A biooxidation route to 2-HIBA (Figure 3b) has recently been derived from the bacterial degradation pathway of MTBE via tert-butanol (Figure 2). The responsible enzymes and encoding genes from the MTBE-degrading bacterium Mycobacterium austroafricanum IFP 2012 have been characterized . In this strain, a none-heme alkane monooxygenase is hydroxylating tert-butanol. The resulting diol is further oxidized by two novel dehydrogenases, designated as MpdB and MpdC , to the carboxylic acid. The production of 2-HIBA employing the mycobacterial enzymes has been patented . More recently, the enzyme system for the oxidation of tert-butanol has also been described for the MTBE-degrading bacterial strains Methylibium petroleiphilum PM1  and Aquincola tertiaricarbonis L108 . In both strains, not an alkane monooxygenase but a phthalate dioxygenase-like enzyme catalyzes the hydroxylation of tert-butanol. This enzyme belongs to the family of mononuclear iron Rieske oxygenases . So far, A. tertiaricarbonis L108 is the most efficient MTBE-degrader among the known bacterial strains showing autarkic growth on this fuel oxygenate . Highly likely, this outstanding degradation potential is rooted in a set of specialized enzymes well adapted for degrading MTBE and its metabolites. Hence, employing the relevant enzymes found in strain L108 may be the most promising approach for producing 2-HIBA from tert-butanol .
Biooxidation of tert-butanol may be an interesting route for producing 2-HIBA. Similar to the approaches employing nitrile-hydrolizing enzymes and starting at acetone cyanohydrin, the substrate of the biological steps has to be synthesized by petrochemical routes. tert-Butanol is a bulk chemical and widely used as solvent and intermediate in chemical syntheses . It is also subjected to chemical oxidation for producing methacrylic acid . The now available enzymatic route would be highly selective and less by-products would be formed compared to the chemical oxidation process. Most attractive for producing 2-HIBA, however, would be a biotechnological process which is able to use substrates from renewable resources.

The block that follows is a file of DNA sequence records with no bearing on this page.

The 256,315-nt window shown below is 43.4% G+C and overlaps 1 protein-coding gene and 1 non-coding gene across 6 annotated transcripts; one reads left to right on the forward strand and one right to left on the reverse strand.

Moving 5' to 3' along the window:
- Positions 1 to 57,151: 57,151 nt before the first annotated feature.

Bioisomerization of 3-hydroxybutyric acid
A biobased route to 2-HIBA is indeed possible, namely by employing the second relevant metabolic sequence derived from the degradation pathway of MTBE, the isomerisation of 3-hydroxybutyric acid (Figure 3c). Contrary to the biohydrolysis and biooxidation processes for establishing a biotechnological pathway to 2-HIBA, the bioisomerisation approach does not use a substrate unknown to many biological systems but a common metabolite. 3-Hydroxybutyric acid can easily be synthesized from renewable carbon by numerous microorganisms. Thus, the bioisomerisation proposal is the only process currently available for a completely biotechnological production of 2-HIBA .
As the stereospecifc 1,2-rearrangement of carboxylic acids can hardly be managed by chemical synthesis, enzymes possessing this capability have a great biotechnological potential. Not only potential commodities such as 2-HIBA (Figure 3c) but also specialty chemicals, e. g. chiral precursors for drug synthesis, may be produced with the help of the mutases in the future. A prerequisite would be a better understanding of the substrate specificity. Sequence comparison of the substrate-binding site, however, reveals high similarity among the known enzymes. This is due to the fact that only the conversion of CoA-activated substrates is catalyzed. Consequently, most of the binding site interacts with the quite large coenzyme (MW = 768) and not with the specific carboxylic acid (e. g. MW = 118 in the case of methylmalonic acid). Indeed, only a few amino acid residues have been identified to specifically interact with the carboxylic acid substrate [40, 45]. On the other hand, simple replacements of these residues have not yet generated active enzymes .